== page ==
What Is Ulcerative Colitis?

Ulcerative colitis is a disease that involves chronic inflammation in the colon and rectum. Typically inflammation develops in the rectum first, then spreads to the large colon, although this isn’t always the case. 

When inflammation only involves the rectum, the condition may be referred to as ulcerative proctitis. Although it shares symptoms with Crohn’s disease, another chronic inflammatory disease of the digestive tract, ulcerative colitis does not involve inflammation of the small intestine, stomach or esophagus, as Crohn’s can. 

As the name suggests, people with ulcerative colitis have small ulcers or abscesses in their colon and rectum. Inflammation causes flare-ups that involve bloody stools and diarrhea, followed by remission periods where symptoms seem to disappear. Remission periods may last from weeks to years. 

Surgery to remove the colon and medications, typically taken daily, are conventional medicine’s usual approach to managing ulcerative colitis. Care may also focus on helping individuals who have ulcerative colitis minimize their increased risk for colon cancer. Regular colon screenings aimed at early cancer detection are often advised, too.

Diarrhea and the passage of blood and mucus in stools are two of the most common signs of ulcerative colitis. When a flare-up occurs, symptoms may develop slowly over several weeks or in as little as a few days. Symptom frequency and severity vary among individuals. Many patients describe the first flare-up as the worst. 

Ulcerative colitis can be extremely debilitating, and it may also involve complications that are severe enough to be life threatening. In addition to the increased risk of colon cancer, those who have ulcerative colitis may develop osteoporosis, a perforated colon, toxic megacolon, and blood clots in veins and arteries. Severe dehydration is another potential complication. Patients who have ulcerative colitis may struggle with inflammation in other areas of the body in addition to the gut, including the joints, skin or eyes.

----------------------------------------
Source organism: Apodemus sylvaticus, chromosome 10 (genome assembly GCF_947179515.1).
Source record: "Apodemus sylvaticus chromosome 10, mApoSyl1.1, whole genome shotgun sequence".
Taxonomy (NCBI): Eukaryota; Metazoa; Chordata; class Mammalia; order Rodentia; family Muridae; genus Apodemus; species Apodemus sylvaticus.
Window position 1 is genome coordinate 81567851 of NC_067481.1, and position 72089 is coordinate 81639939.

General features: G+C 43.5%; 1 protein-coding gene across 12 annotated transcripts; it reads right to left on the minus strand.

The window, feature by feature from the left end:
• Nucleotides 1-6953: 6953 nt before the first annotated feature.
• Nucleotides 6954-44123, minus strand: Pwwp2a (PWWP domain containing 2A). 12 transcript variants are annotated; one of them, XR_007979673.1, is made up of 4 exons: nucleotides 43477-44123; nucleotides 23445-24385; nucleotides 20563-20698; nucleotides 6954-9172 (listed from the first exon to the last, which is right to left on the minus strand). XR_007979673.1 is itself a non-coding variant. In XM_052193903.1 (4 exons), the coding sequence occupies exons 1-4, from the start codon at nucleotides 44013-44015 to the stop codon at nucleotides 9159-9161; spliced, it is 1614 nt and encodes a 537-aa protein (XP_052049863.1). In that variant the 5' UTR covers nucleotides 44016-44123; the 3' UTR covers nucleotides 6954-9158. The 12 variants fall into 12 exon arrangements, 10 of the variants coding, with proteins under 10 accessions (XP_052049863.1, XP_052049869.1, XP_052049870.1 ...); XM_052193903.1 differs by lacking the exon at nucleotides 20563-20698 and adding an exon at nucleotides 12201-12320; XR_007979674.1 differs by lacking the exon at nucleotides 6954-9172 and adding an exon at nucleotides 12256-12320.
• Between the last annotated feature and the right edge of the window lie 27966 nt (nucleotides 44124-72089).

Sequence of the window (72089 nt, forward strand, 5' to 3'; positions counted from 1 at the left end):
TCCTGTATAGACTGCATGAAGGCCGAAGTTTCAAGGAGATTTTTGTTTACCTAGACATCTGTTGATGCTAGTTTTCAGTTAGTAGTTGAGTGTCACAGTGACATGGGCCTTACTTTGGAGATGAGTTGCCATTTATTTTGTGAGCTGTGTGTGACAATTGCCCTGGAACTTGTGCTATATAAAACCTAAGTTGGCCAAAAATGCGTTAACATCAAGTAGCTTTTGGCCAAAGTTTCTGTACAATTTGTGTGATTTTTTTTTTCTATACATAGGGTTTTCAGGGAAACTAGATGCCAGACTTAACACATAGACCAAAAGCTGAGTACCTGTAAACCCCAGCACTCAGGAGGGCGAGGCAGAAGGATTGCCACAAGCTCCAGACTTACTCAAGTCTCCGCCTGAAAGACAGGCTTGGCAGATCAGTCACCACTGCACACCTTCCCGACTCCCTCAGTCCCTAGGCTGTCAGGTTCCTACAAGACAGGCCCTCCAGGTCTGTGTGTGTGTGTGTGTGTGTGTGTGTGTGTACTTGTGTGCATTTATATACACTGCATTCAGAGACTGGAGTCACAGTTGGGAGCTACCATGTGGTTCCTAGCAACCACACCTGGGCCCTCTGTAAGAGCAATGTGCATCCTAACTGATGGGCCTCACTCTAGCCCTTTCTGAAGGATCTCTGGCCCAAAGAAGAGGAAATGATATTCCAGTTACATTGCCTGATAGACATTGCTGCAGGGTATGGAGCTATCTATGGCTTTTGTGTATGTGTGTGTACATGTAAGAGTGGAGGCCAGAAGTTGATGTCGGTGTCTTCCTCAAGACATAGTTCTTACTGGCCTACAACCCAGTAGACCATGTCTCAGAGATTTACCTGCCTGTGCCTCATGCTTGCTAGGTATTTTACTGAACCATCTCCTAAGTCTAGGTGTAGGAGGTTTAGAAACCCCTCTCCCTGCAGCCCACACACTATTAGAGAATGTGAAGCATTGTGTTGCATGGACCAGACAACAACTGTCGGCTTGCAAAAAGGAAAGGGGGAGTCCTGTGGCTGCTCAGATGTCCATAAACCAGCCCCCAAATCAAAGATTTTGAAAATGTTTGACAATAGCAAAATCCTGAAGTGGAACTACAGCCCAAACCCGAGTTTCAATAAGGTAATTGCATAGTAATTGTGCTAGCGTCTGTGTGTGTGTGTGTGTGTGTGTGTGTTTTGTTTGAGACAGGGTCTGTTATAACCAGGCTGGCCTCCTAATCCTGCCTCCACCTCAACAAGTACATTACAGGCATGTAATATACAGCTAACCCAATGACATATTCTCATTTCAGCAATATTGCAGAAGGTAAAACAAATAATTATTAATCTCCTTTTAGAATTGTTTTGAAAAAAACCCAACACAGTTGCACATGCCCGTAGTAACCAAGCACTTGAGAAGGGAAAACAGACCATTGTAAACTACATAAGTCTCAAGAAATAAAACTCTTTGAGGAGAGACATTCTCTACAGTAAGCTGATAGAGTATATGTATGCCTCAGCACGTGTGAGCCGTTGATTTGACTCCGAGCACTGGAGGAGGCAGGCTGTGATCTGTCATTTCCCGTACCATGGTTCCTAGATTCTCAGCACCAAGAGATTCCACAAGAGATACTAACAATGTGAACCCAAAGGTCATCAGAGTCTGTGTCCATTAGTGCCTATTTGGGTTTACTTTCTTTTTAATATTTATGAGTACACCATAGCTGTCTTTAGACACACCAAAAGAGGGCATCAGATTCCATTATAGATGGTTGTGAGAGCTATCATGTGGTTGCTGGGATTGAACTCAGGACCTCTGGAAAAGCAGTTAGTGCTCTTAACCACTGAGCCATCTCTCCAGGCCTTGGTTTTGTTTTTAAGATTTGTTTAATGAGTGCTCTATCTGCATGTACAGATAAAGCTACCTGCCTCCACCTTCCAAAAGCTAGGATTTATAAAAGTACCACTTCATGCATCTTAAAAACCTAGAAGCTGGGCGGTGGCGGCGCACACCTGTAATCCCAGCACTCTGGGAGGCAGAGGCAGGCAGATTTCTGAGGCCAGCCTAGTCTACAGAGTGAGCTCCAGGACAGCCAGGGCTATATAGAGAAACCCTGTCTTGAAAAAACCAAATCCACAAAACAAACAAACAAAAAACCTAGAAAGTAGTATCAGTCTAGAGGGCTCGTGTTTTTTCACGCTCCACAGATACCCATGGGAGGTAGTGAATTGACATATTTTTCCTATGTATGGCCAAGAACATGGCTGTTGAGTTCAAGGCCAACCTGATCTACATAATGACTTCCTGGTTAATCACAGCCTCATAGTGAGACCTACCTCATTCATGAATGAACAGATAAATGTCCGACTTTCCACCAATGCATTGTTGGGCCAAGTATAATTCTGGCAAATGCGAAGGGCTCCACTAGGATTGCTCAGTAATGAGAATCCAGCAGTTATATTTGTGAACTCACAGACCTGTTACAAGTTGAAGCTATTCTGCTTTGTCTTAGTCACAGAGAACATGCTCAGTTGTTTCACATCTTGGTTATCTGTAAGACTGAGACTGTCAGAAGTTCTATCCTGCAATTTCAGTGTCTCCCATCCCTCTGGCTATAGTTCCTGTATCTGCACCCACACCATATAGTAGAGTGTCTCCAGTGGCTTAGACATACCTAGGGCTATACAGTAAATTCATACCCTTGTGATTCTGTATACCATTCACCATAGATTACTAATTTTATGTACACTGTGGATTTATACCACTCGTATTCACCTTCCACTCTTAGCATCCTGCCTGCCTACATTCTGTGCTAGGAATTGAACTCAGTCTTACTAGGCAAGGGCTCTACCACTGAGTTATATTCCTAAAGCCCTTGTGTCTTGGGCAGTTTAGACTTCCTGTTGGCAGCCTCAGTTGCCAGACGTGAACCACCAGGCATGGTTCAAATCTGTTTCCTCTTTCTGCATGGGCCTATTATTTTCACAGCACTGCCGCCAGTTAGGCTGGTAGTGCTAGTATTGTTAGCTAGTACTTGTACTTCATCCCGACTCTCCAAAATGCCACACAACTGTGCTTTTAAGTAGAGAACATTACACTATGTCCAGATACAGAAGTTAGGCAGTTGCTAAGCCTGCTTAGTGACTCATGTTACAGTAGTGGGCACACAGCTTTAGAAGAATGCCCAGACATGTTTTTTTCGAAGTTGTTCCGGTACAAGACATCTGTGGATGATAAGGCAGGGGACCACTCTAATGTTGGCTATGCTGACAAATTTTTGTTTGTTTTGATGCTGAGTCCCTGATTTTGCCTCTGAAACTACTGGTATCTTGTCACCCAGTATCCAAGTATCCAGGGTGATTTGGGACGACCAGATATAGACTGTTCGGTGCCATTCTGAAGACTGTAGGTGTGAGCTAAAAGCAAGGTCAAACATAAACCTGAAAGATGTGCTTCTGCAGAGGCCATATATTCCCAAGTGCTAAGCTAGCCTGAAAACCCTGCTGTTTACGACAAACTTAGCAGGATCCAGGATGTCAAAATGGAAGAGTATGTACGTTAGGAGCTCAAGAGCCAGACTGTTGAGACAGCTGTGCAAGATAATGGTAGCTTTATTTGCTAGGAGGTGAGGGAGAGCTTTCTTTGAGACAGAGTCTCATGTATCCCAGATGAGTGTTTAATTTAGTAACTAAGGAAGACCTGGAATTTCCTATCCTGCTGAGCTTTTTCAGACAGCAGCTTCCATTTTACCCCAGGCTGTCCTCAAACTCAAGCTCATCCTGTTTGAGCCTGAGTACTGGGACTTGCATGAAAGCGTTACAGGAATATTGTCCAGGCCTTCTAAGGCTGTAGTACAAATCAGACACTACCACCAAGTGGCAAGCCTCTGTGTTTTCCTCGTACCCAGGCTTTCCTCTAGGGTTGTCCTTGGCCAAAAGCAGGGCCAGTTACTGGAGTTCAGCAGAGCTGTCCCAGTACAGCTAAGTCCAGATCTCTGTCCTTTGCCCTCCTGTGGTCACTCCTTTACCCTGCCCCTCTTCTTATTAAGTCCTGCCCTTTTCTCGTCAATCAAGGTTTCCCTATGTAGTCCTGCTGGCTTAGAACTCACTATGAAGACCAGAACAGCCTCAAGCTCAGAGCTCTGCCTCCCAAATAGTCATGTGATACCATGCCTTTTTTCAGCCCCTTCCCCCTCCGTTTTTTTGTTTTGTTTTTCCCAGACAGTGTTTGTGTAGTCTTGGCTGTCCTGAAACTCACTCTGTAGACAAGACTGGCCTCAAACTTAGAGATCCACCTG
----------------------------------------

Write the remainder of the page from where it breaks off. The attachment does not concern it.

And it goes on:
Ulcerative colitis manifests in people differently, as each one is a unique individual. A ‘one size fits all’ approach to management and therapeutic support therefore is not the best option. A variety of imbalances may contribute to the disease and symptoms. Comprehensive testing and evaluation of each patient is a sound approach for understanding exactly what is going on within that individual’s body. 

Extensive testing can also help identify external or environmental factors that may be having an impact on the body’s autoimmune system. Identifying triggers that may contribute to flare-ups and then minimizing or eliminating exposure to them can be a very effective way to reduce inflammation.

A practitioner who is trained in naturopathic medicine will rely on comprehensive testing to evaluate internal as well as external factors and gain as complete a picture as possible of the ulcerative colitis patient’s condition. The focus will be on identifying causes or contributing factors. Then, through safe, non-invasive therapeutic support, healing can be facilitated. The patient begins to feel better as their health condition improves.